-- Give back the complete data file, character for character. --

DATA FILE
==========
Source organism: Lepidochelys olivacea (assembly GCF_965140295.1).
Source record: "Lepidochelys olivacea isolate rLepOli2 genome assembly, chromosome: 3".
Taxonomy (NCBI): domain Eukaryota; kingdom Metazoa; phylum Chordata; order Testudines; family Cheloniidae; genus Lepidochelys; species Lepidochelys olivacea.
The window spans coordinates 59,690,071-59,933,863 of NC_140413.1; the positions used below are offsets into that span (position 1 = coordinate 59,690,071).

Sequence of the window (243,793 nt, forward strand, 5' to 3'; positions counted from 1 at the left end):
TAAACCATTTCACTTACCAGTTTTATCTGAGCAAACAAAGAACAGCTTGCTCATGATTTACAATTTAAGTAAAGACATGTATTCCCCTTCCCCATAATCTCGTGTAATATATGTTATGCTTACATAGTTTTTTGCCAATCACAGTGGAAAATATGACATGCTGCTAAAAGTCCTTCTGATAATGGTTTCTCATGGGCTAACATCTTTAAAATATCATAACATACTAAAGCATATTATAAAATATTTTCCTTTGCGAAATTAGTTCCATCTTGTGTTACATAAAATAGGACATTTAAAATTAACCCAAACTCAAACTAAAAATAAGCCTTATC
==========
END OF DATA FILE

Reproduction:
Source organism: Lepidochelys olivacea (assembly GCF_965140295.1).
Source record: "Lepidochelys olivacea isolate rLepOli2 genome assembly, chromosome: 3".
Taxonomy (NCBI): domain Eukaryota; kingdom Metazoa; phylum Chordata; order Testudines; family Cheloniidae; genus Lepidochelys; species Lepidochelys olivacea.
The window spans coordinates 59,690,071-59,933,863 of NC_140413.1; the positions used below are offsets into that span (position 1 = coordinate 59,690,071).

Sequence of the window (243,793 nt, forward strand, 5' to 3'; positions counted from 1 at the left end):
TAAACCATTTCACTTACCAGTTTTATCTGAGCAAACAAAGAACAGCTTGCTCATGATTTACAATTTAAGTAAAGACATGTATTCCCCTTCCCCATAATCTCGTGTAATATATGTTATGCTTACATAGTTTTTTGCCAATCACAGTGGAAAATATGACATGCTGCTAAAAGTCCTTCTGATAATGGTTTCTCATGGGCTAACATCTTTAAAATATCATAACATACTAAAGCATATTATAAAATATTTTCCTTTGCGAAATTAGTTCCATCTTGTGTTACATAAAATAGGACATTTAAAATTAACCCAAACTCAAACTAAAAATAAGCCTTATC